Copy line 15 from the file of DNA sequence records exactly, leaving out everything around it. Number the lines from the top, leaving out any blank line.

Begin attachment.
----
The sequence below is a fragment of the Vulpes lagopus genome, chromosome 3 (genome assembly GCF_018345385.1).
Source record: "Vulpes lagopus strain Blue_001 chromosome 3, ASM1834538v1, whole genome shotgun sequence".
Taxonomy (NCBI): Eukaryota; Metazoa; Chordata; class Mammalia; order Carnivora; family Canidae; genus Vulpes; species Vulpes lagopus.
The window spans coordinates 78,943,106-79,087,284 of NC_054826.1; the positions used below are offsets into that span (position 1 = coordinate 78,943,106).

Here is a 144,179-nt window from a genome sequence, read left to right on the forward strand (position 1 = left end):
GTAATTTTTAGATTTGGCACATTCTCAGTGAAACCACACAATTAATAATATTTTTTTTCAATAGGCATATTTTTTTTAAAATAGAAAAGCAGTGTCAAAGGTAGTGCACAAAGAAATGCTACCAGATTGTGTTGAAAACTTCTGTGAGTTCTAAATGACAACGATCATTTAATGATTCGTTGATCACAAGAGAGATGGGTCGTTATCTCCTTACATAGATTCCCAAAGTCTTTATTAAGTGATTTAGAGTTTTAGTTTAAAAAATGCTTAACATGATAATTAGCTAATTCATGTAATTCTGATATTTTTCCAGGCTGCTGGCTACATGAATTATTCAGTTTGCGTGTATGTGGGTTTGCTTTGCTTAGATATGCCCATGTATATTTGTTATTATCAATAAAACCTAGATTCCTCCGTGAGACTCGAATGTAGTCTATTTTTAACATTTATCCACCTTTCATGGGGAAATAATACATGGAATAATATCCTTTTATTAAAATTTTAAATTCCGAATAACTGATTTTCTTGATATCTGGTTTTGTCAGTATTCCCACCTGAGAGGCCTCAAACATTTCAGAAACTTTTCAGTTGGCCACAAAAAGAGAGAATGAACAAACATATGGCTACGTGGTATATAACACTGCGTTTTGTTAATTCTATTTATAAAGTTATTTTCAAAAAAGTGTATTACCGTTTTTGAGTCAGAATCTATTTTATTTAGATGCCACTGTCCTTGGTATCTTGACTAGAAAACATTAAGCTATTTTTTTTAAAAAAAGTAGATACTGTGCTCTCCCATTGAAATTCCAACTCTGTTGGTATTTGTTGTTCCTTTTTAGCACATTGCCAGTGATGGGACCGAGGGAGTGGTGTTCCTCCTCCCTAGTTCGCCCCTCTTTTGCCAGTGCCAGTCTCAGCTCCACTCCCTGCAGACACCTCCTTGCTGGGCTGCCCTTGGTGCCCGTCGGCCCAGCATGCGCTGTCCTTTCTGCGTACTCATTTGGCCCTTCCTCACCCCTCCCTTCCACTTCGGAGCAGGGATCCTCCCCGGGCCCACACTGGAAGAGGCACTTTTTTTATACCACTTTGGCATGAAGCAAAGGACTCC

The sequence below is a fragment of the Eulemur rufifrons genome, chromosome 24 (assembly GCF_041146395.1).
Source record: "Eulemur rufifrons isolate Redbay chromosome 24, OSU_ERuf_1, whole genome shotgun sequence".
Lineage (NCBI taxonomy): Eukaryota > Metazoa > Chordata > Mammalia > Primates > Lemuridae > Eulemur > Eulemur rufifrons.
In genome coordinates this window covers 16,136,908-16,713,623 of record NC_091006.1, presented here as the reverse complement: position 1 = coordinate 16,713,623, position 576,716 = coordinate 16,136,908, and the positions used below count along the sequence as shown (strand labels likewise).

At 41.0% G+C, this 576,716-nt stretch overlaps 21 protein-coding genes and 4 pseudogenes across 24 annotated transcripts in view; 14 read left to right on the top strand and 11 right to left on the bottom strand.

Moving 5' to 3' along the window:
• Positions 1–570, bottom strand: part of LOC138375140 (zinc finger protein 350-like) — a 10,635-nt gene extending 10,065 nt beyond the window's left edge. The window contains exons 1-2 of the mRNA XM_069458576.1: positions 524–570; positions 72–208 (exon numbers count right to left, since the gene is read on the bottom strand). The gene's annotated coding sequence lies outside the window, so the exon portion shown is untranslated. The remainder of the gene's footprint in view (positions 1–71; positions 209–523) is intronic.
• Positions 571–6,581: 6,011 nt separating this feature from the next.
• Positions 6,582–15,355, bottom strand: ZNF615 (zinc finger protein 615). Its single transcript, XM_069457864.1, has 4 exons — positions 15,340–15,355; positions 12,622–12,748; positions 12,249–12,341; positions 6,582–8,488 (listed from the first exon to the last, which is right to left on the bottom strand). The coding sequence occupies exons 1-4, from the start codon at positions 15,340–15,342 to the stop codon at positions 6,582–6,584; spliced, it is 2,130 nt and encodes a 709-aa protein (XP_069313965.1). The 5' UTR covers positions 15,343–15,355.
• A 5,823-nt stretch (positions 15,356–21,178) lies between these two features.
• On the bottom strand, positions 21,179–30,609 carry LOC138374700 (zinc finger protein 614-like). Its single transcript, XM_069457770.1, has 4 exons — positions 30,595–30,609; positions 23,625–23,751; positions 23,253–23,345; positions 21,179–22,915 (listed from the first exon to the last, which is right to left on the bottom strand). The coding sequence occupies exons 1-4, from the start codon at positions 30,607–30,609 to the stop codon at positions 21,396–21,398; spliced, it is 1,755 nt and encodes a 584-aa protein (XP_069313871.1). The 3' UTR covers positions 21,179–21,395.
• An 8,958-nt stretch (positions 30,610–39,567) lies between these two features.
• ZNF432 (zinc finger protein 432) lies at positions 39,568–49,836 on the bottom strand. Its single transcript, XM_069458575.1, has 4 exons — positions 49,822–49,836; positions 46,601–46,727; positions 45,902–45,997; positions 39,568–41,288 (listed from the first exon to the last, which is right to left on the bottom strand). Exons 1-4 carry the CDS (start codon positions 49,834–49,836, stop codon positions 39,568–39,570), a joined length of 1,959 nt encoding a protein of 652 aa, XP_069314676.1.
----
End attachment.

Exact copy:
• Positions 6,582–15,355, bottom strand: ZNF615 (zinc finger protein 615). Its single transcript, XM_069457864.1, has 4 exons — positions 15,340–15,355; positions 12,622–12,748; positions 12,249–12,341; positions 6,582–8,488 (listed from the first exon to the last, which is right to left on the bottom strand). The coding sequence occupies exons 1-4, from the start codon at positions 15,340–15,342 to the stop codon at positions 6,582–6,584; spliced, it is 2,130 nt and encodes a 709-aa protein (XP_069313965.1). The 5' UTR covers positions 15,343–15,355.